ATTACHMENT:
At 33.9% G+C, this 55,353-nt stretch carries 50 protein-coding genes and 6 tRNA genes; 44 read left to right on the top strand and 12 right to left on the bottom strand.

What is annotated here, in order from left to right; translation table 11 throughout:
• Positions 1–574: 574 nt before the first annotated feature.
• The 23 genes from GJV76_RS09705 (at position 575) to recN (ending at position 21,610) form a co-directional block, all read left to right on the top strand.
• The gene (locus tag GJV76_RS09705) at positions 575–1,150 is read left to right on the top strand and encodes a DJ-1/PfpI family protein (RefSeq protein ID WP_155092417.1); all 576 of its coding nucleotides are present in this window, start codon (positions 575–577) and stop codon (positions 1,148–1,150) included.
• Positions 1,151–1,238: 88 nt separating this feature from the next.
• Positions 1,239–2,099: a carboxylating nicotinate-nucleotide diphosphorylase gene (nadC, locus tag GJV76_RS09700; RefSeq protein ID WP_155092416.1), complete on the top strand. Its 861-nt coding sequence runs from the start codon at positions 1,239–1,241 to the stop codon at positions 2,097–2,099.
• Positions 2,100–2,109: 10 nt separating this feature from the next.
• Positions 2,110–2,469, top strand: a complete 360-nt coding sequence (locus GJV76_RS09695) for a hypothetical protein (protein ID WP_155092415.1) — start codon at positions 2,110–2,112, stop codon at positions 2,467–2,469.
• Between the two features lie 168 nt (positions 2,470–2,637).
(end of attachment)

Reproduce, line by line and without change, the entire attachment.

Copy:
At 33.9% G+C, this 55,353-nt stretch carries 50 protein-coding genes and 6 tRNA genes; 44 read left to right on the top strand and 12 right to left on the bottom strand.

What is annotated here, in order from left to right; translation table 11 throughout:
• Positions 1–574: 574 nt before the first annotated feature.
• The 23 genes from GJV76_RS09705 (at position 575) to recN (ending at position 21,610) form a co-directional block, all read left to right on the top strand.
• The gene (locus tag GJV76_RS09705) at positions 575–1,150 is read left to right on the top strand and encodes a DJ-1/PfpI family protein (RefSeq protein ID WP_155092417.1); all 576 of its coding nucleotides are present in this window, start codon (positions 575–577) and stop codon (positions 1,148–1,150) included.
• Positions 1,151–1,238: 88 nt separating this feature from the next.
• Positions 1,239–2,099: a carboxylating nicotinate-nucleotide diphosphorylase gene (nadC, locus tag GJV76_RS09700; RefSeq protein ID WP_155092416.1), complete on the top strand. Its 861-nt coding sequence runs from the start codon at positions 1,239–1,241 to the stop codon at positions 2,097–2,099.
• Positions 2,100–2,109: 10 nt separating this feature from the next.
• Positions 2,110–2,469, top strand: a complete 360-nt coding sequence (locus GJV76_RS09695) for a hypothetical protein (protein ID WP_155092415.1) — start codon at positions 2,110–2,112, stop codon at positions 2,467–2,469.
• Between the two features lie 168 nt (positions 2,470–2,637).